Denmark to force 'ghetto' children to learn about democracy, Christmas

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Children living in residential areas of Denmark with large numbers of immigrants will now have to be educated about democracy, equality, and other major holidays like Christmas, government officials announced Monday.

The new policy, which was agreed to by the country’s major political parties, will force children living in “ghettos” into 25 hours of public education a week starting from the age of one, according to Reuters.

Denmark is the only country in the world to officially use the word “ghetto” to describe areas consisting of primarily non-Western immigrants. The term came from the 16th Century to describe areas of Venice where Jewish residents were restricted to live.

Non-Western immigrants made up over 60 percent of the population of “ghetto” areas in 2017, Euronews reported.

Ibtisam Ashur, a resident of Mjolnerparken which is a housing estate that features on the Danish government's "Ghetto List", rides a bus during an excursion to the seaside with "Sjakket", a youth group that provides activities and support for children that live in socially vulnerable areas of Copenhagen's north-west area in Denmark, May 9, 2018. REUTERS/Andrew Kelly SEARCH "DENMARK GHETTO" FOR THIS STORY. SEARCH "WIDER IMAGE" FOR ALL STORIES. THE IMAGES SHOULD ONLY BE USED TOGETHER WITH THE STORY - NO STAND-ALONE USES. - RC181079A100

Ibtisam Ashur, a resident of Mjolnerparken which is a housing estate that features on the Danish government’s “Ghetto List”, rides a bus during an excursion to the seaside with “Sjakket”, a youth group that provides activities and support for children that live in socially vulnerable areas of Copenhagen’s north-west area in Denmark, May 9, 2018.  (REUTERS/Andrew Kelly )

Danish parents living in the designated areas will be forced to enroll their children in the program, unless they are already receiving daycare. The deal seeks to educated primarily Muslim children in Danish traditions, expanding language skills, and teach them about Christian holidays such as Christmas and Easter.

Parents who don’t enroll their children in the program may end up losing their child benefits, according to Reuters. Currently, children in Denmark receive 10 years of education after the age of six, but it is not mandatory for parents to send their children to school.

Guests from places within Denmark and Northern Europe sit together at the engagement party of a resident in Mjolnerparken, a housing estate that features on the Danish government's "Ghetto List", in Copenhagen, Denmark, May 6, 2018. REUTERS/Andrew Kelly SEARCH "DENMARK GHETTO" FOR THIS STORY. SEARCH "WIDER IMAGE" FOR ALL STORIES. THE IMAGES SHOULD ONLY BE USED TOGETHER WITH THE STORY - NO STAND-ALONE USES. TPX IMAGES OF THE DAY - RC11F9055400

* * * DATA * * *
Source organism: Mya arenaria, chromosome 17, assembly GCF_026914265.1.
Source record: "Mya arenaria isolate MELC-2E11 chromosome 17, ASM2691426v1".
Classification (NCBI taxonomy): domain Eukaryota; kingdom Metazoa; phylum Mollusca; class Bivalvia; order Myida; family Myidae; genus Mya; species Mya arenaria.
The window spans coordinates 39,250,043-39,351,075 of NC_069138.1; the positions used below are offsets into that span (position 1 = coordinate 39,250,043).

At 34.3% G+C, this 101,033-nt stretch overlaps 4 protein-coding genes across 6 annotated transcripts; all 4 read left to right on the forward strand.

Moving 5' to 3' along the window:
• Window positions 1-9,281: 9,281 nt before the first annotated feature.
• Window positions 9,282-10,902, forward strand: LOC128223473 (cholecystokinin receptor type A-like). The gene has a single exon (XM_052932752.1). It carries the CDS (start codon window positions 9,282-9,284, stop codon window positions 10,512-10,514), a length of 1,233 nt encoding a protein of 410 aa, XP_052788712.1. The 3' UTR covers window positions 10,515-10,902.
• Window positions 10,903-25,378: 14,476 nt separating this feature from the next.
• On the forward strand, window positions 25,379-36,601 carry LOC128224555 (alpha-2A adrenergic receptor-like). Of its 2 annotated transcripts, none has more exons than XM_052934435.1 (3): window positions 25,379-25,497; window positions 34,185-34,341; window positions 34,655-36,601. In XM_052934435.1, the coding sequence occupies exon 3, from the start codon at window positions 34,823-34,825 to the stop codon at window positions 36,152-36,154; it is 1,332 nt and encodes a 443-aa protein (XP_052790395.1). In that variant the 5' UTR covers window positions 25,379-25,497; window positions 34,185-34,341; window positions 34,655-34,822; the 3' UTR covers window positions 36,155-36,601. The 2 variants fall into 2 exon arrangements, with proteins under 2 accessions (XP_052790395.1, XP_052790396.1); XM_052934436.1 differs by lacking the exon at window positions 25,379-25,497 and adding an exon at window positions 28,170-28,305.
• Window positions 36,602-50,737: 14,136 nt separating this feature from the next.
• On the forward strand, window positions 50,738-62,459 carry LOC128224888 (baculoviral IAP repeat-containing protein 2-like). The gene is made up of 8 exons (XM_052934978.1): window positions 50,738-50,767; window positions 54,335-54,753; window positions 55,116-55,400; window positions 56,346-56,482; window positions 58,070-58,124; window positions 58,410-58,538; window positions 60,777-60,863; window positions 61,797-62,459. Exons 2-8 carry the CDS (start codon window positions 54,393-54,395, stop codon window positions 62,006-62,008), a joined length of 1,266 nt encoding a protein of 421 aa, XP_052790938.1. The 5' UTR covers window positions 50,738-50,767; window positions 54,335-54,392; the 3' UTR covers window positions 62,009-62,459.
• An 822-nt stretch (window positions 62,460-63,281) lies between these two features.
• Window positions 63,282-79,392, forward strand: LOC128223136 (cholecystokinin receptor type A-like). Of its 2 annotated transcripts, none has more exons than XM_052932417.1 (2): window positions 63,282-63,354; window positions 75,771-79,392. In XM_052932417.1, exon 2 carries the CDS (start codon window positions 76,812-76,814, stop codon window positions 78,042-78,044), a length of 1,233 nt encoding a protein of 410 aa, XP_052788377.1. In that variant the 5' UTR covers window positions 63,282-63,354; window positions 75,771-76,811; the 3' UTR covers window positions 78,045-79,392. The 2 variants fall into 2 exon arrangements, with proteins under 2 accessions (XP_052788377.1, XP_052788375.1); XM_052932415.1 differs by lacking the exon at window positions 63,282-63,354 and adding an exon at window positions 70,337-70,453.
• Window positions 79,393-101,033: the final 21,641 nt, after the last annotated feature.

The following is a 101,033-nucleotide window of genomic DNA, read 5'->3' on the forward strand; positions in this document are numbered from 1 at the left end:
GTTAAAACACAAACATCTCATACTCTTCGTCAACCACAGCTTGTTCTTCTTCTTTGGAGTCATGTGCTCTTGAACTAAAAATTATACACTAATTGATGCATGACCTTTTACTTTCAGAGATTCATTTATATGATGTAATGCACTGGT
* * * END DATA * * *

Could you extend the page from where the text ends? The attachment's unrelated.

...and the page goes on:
Guests from places within Denmark and Northern Europe sit together at the engagement party of a resident in Mjolnerparken, a housing estate that features on the Danish government’s “Ghetto List”, in Copenhagen, Denmark, May 6, 2018.  (REUTERS/Andrew Kelly )

Denmark has struggled to integrate immigrants, especially from the Middle East in recent years, into its homogeneous welfare society.

DANISH GOVT: MINISTER’S VIEWS ON FASTING MUSLIMS ARE HER OWN

Earlier this month, Denmark’s immigration minister came under fire for saying that Muslims fasting for Ramadan pose a safety hazard in some jobs.

Police patrol the grounds in Mjolnerparken, a housing estate that features on the Danish government's "Ghetto List", in Copenhagen, Denmark, May 2, 2018. REUTERS/Andrew Kelly SEARCH "DENMARK GHETTO" FOR THIS STORY. SEARCH "WIDER IMAGE" FOR ALL STORIES. THE IMAGES SHOULD ONLY BE USED TOGETHER WITH THE STORY - NO STAND-ALONE USES. - RC13B490AB80

Police patrol the grounds in Mjolnerparken, a housing estate that features on the Danish government’s “Ghetto List”, in Copenhagen, Denmark, May 2, 2018.  (REUTERS/Andrew Kelly )

Integration Minister Inger Stoejberg faced criticism over a blog post that urged residents observing a month of dawn-to-dusk fasting to take leave from work “to avoid negative consequences for the rest of Danish society.”

In her blog for tabloid BT, Stoejberg questioned how “commanding observance to a 1,400-year-old pillar of Islam” was compatible with modern labor markets. She cited bus drivers as an example of workers whose performance could be negatively affected by forgoing food and drink.

A worker stands beside a Danish flag on a construction site of new housing being built next to Mjolnerparken, a housing estate that features on the Danish government's "Ghetto List", in Copenhagen, Denmark, May 8, 2018. REUTERS/Andrew Kelly SEARCH "DENMARK GHETTO" FOR THIS STORY. SEARCH "WIDER IMAGE" FOR ALL STORIES. THE IMAGES SHOULD ONLY BE USED TOGETHER WITH THE STORY - NO STAND-ALONE USES. - RC1AE1788040

A worker stands beside a Danish flag on a construction site of new housing being built next to Mjolnerparken, a housing estate that features on the Danish government’s “Ghetto List”, in Copenhagen, Denmark, May 8, 2018.  (REUTERS/Andrew Kelly)

Ozlem Cekic, a former lawmaker with Denmark’s left-wing Socialist People’s Party, said the airing of her opinions was “a sad way to start the Ramadan” and “contribute at digging deeper and deeper trenches” within the society, the Associated Press reported.

Some 250,000 Muslims are estimated to live in Denmark, a country with a population of 5.7 million.

The Associated Press contributed to this report.

Travis Fedschun is a reporter for FoxNews.com. Follow him on Twitter @travfed